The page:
Emergency responders and public-safety professionals in jurisdictions across the United States are communicating more effectively during large-scale emergencies and planned events thanks to the All-Hazards Type III Communications Unit Leader (COML) training program. Since May 2008, the OEC has offered COML courses in every state and several U.S. territories. More than 3,500 people have been trained to coordinate on-scene emergency communications during events—anything from a large sporting event to a severe storm—that require coordinated multi-agency communications.
The COML is a position under the Logistics Section of the Incident Command System (ICS). The COML reports directly to the logistics chief or incident commander. A COML’s responsibilities include developing plans for the effective use of incident communications equipment and facilities, managing the distribution of communications equipment to incident personnel, and coordinating the installation and testing of communications equipment.
The COML supervises other members of the communications unit, such as the communications technician (COMT), radio operator and incident communications-center manager, if those positions are filled during an incident.
The emergency-response community identified the need for COML training and with DHS support helped to create this formal training program, which built on the ICS model used for many years in wildland fire scenarios. As COMLs are responsible for operational and technical aspects of communications, the training program provides instruction on different procedures to use during incidents.
The operational part of the training includes creating a communications plan, setting up a communications center and establishing field communications between incident command and dispatch centers. Technical aspects include determining the appropriate radio channels or talk groups to be used, programming and deploying the radio supply and mitigating interferences.
As part of the implementation of the NECP, the OEC offered courses at the national level so more jurisdictions would have COMLs trained to the same baseline. In addition to standardizing the role of COMLs, the training program encourages coordination and collaboration among emergency responders. As students work through their exercises, they share ideas and hear from people working in regions with similar issues. The skills learned in the classroom have proven critical to effective responses in the field. Recently, the OEC and the Emergency Management Institute integrated their COML training to jointly offer a standardized COML course.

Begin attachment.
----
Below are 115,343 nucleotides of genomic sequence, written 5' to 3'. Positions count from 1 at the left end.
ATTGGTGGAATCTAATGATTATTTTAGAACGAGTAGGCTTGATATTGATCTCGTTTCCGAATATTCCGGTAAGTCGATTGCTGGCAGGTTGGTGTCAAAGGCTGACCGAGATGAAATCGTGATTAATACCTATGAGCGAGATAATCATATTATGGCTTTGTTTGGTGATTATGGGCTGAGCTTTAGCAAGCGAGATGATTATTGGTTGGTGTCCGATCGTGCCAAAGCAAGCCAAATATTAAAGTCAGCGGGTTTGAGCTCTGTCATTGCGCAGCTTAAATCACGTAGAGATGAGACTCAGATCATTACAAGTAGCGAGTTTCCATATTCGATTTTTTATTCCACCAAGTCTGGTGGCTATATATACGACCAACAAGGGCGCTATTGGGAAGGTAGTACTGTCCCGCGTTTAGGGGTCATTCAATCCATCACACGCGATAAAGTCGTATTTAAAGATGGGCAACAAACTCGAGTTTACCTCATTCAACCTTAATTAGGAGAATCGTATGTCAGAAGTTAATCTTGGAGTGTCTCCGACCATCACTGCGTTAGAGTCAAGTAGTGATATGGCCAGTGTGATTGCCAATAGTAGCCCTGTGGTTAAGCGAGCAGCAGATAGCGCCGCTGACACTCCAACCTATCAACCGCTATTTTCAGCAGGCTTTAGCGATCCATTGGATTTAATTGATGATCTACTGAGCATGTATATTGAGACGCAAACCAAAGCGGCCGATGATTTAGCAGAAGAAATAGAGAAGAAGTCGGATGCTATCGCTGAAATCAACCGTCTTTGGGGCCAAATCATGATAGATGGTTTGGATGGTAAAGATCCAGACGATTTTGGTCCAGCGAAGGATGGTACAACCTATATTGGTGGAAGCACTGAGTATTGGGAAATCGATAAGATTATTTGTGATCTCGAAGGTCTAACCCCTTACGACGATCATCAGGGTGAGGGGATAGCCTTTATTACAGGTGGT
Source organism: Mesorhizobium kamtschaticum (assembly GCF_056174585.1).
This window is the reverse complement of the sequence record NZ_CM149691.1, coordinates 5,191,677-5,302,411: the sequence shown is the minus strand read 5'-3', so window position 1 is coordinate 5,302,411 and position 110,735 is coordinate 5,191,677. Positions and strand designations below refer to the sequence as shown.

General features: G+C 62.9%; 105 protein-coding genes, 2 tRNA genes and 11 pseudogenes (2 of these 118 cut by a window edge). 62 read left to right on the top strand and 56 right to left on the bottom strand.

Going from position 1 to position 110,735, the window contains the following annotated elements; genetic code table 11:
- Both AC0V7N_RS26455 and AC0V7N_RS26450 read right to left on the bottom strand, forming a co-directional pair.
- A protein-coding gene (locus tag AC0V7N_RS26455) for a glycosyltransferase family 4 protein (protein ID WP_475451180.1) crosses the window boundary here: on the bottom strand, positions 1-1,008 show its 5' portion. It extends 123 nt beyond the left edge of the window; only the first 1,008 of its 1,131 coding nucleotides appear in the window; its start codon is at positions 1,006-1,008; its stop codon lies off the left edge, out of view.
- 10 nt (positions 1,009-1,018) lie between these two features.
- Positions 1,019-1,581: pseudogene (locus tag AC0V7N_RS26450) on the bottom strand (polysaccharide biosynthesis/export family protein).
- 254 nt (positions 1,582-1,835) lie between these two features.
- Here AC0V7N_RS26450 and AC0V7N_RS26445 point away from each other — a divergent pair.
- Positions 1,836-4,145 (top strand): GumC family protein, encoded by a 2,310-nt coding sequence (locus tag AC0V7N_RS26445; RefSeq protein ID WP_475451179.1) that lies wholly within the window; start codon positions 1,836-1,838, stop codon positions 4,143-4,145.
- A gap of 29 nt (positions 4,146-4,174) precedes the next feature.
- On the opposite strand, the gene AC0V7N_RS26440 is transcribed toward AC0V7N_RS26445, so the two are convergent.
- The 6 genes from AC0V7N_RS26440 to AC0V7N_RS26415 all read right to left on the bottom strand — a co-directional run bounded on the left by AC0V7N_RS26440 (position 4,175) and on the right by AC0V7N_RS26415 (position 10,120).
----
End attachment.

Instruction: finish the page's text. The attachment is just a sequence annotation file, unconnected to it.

COML training has helped jurisdictions standardize planning for an incident so all responders are working off the same plan of action. The COML course trains participants to use a series of common ICS forms to prepare for an event. These standard forms can be easily read, understood and followed by other agencies involved in the response.
COML trainers and participants alike speak of an improvement in working relationships among agencies. Trainers say they hear students making connections, exchanging business cards and growing more familiar with the way other agencies operate. This type of relationship building can make a real difference the next time these agencies need to work together.
Many emergency communications professionals report an improvement in how regional emergency plans are coming together and better participation in statewide planning.
Natural disasters remind us why it’s so crucial to have individuals in every region trained to manage communications during an emergency. COML training makes those who serve in emergency situations better prepared to protect their communities. Better technology is one part of the solution, but COML training provides emergency responders with the other part of the solution by increasing planning, preparation and leadership skills.
Chris Essid is the director of the Department of Homeland Security’s Office of Emergency Communications.